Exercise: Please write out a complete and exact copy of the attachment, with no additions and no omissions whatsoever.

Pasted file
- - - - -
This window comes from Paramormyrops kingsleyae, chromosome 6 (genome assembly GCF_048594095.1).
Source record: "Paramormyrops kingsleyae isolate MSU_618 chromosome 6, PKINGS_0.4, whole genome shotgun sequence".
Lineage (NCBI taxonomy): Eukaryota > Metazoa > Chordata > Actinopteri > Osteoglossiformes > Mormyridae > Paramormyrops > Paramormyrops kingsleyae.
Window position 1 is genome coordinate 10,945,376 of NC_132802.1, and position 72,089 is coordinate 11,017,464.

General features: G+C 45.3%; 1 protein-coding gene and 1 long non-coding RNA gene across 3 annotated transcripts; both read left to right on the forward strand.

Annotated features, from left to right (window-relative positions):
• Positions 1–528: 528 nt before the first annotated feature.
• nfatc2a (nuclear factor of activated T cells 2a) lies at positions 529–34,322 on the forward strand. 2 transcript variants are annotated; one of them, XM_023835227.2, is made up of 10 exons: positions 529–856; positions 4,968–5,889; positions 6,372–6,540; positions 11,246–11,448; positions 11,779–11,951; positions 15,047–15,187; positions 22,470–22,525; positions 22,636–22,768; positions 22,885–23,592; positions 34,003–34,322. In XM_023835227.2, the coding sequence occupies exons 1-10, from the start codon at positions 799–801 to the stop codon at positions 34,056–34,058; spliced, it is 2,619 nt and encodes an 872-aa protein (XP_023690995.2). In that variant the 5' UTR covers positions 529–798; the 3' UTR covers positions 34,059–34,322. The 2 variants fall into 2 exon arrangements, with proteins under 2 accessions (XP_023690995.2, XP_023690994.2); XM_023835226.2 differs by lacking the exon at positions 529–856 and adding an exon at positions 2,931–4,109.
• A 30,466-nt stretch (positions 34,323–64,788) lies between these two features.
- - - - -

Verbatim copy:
This window comes from Paramormyrops kingsleyae, chromosome 6 (genome assembly GCF_048594095.1).
Source record: "Paramormyrops kingsleyae isolate MSU_618 chromosome 6, PKINGS_0.4, whole genome shotgun sequence".
Lineage (NCBI taxonomy): Eukaryota > Metazoa > Chordata > Actinopteri > Osteoglossiformes > Mormyridae > Paramormyrops > Paramormyrops kingsleyae.
Window position 1 is genome coordinate 10,945,376 of NC_132802.1, and position 72,089 is coordinate 11,017,464.

General features: G+C 45.3%; 1 protein-coding gene and 1 long non-coding RNA gene across 3 annotated transcripts; both read left to right on the forward strand.

Annotated features, from left to right (window-relative positions):
• Positions 1–528: 528 nt before the first annotated feature.
• nfatc2a (nuclear factor of activated T cells 2a) lies at positions 529–34,322 on the forward strand. 2 transcript variants are annotated; one of them, XM_023835227.2, is made up of 10 exons: positions 529–856; positions 4,968–5,889; positions 6,372–6,540; positions 11,246–11,448; positions 11,779–11,951; positions 15,047–15,187; positions 22,470–22,525; positions 22,636–22,768; positions 22,885–23,592; positions 34,003–34,322. In XM_023835227.2, the coding sequence occupies exons 1-10, from the start codon at positions 799–801 to the stop codon at positions 34,056–34,058; spliced, it is 2,619 nt and encodes an 872-aa protein (XP_023690995.2). In that variant the 5' UTR covers positions 529–798; the 3' UTR covers positions 34,059–34,322. The 2 variants fall into 2 exon arrangements, with proteins under 2 accessions (XP_023690995.2, XP_023690994.2); XM_023835226.2 differs by lacking the exon at positions 529–856 and adding an exon at positions 2,931–4,109.
• A 30,466-nt stretch (positions 34,323–64,788) lies between these two features.